It is large, it is heavy, it is meaty. It is, our liver. It is also one of our most vital organs, performing hundreds of functions every day. In drug development, the testing of compounds on hepatocytes – liver cells – is essential to validate their ability to be metabolized and predict whether or not they will result in devastating toxicities. But there is one major problem.

Balanced on top of our digestive system and protected by the rib cage, our liver filters and detoxifies our blood before allowing it to venture into other parts of the body. It also metabolizes drugs. Overall, our liver performs over 500 different functions, working every second of every day as our body’s own detox-machine.

So when our liver fails to do its job, we are in deep trouble. Not surprisingly, biotech and pharma companies make absolutely sure that the drugs we take do not damage it and can be processed by it in the most effective way possible.

Liver in male body

Protected by the rib cage, the liver filters and detoxifies our blood before it flows into the rest of our body

In drug development, the liver’s cells – human primary hepatocytes (hphep) – are used as a cell model to observe drug-drug interactions and drug-metabolism activities, as well as to assess the safety of a drug.

Pharmaceutical researchers not only use hphep cells as a model to look at toxicities, they are also a way to screen for new drugs that can be used to treat metabolic liver diseases.

Many diseases require a cell model that helps researchers identify new drugs to treat them. These include treatable genetic diseases, such as alpha-1 antitrypsin (AAT) deficiency, autoimmune diseases, Nonalcoholic steatohepatitis (NASH), hepatitis, fibrosis, cirrhosis and hepatocellular carcinoma. In pharmaceutical research, this process is referred to as disease modeling for drug screening.

New medication tested on liver

In order to develop new drugs, cell models are essential and allow researchers to test for toxicity and effectiveness of compounds

However, there is one tiny – or not so tiny – catch: in cell cultures, hepatocytes have a very low survival rate. This makes it difficult to use them for important long-term studies. We have spoken to Dr. Liz Quinn, Associate Director of Stem Cells at the biotech company Takara Bio USA, Inc.

Dr. Liz Quinn

Dr. Liz Quinn, Associate Director of Stem Cells at Takara Bio USA, Inc.

She has spoken to us about the difficulties researchers face when trying to cultivate hepatocytes, why these cells are so important for drug development and what can be done to overcome the stumbling blocks placed in the way of researchers.

Liz, what are the key challenges researchers face when working with human primary hepatocyte cultures?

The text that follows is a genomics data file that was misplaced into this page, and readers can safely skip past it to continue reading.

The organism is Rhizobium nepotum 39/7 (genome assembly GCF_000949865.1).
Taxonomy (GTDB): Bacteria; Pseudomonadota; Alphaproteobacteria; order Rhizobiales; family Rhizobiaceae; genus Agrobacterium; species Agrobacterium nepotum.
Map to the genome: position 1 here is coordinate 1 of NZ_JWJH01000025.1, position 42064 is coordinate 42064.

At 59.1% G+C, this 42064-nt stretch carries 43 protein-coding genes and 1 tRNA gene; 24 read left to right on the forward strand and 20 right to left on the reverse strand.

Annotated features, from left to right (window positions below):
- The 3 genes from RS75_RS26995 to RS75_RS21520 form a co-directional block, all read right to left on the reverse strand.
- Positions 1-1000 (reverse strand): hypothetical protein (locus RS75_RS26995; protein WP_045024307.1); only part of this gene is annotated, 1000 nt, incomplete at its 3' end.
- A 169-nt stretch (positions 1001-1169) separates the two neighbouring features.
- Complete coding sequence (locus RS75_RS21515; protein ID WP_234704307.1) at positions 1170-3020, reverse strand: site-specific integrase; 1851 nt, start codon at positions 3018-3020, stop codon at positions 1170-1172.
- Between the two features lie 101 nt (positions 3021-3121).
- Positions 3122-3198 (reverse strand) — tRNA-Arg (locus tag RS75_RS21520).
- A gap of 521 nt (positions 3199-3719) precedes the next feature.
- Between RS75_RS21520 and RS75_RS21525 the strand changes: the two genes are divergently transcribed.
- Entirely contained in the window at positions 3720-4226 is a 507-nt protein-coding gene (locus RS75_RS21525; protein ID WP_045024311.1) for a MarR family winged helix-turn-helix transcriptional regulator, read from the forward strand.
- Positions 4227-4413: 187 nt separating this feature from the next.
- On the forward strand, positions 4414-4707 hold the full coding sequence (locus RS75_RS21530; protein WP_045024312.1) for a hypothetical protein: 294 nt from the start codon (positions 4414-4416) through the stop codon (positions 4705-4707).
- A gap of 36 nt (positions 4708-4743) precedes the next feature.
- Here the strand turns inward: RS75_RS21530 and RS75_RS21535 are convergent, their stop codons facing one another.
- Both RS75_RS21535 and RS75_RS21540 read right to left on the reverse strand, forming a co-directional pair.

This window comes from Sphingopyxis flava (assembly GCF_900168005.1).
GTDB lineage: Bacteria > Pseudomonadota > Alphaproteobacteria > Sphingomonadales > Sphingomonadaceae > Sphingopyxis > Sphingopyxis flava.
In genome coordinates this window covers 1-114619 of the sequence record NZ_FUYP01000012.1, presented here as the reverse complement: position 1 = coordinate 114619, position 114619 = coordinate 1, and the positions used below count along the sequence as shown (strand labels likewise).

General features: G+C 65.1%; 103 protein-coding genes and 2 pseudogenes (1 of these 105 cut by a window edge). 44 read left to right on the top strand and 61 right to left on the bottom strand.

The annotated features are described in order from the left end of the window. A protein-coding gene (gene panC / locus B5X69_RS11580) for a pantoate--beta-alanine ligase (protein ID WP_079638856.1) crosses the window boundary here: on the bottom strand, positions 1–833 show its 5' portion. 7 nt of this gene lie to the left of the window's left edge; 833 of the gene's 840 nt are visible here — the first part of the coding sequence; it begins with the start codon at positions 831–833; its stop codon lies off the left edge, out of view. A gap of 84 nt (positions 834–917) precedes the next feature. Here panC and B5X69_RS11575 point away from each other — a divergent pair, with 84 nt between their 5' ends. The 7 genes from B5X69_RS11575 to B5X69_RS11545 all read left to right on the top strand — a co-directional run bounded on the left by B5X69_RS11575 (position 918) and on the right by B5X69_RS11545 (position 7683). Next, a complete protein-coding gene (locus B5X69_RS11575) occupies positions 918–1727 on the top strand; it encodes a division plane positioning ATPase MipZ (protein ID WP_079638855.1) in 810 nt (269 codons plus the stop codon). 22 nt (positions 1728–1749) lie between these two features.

The biggest problem is that hphep cells don’t survive in standard 2D culture for very long – no longer than 2 or 3 days. Experiments are therefore under a strict time limit. Especially for toxicity research this can be a problem, because once a drug is added, researchers need to observe its effect on the cells for several days.

Population of hepatocytes, the liver cells

To date, liver cells – hepatocytes – can only be grown in culture for a few days. Takara Bio has developed a culture media that keeps them alive for weeks

Although hphep cells can be sourced from patients through a biopsy, this can be logistically challenging. And biopsies don’t always deliver human hepatocytes in sufficient numbers for researchers to perform their experiments. What’s more is that the batch of cells researchers receive are donor-dependent, meaning different donors give different results in experiments.

It is also possible to obtain batches of primary hepatocytes from commercial vendors. However, even though this might be a more convenient and reliable source of cells, each vendor provides their own media to go with the cells.

Chemical tests done on liver

Although hepatocytes can be sourced from patients, it can be logistically challenging and researchers often don’t gain enough cells for their experiments

As a result, no gold standard culture system exists and researchers need to pre-qualify each lot of cells prior to their experiments, which influences the ability to interpret their results.

Takara Bio’s product addresses the short-term culture problem, as well as donor-dependency. Our media has been shown to work across multiple donors equally and across cells from multiple vendors. And this enables researchers to interpret their results from a uniform starting point.

What does albumin secretion have to do with all of this?

Albumin test vile

Healthy and viable hepatocytes secret albumin

Albumin is one of the major readouts for hepatocytes. The hepatocytes sitting in the periportal zone of the liver produce albumin. It is the main protein in blood plasma. Researchers can basically evaluate how well the hepatocytes in their culture are working by determining their metabolic activity, so if and how much albumin they are producing. This analysis tells them whether the hepatocyte cells are viable.

A healthy culture system, therefore, results in viable and functional hepatocytes that secrete albumin. Takara Bio’s culture media does just that. Human hepatocytes growing in our media are able to produce albumin not only for just 2 to 3 days, but up to 4 weeks. This is a great advantage for researchers.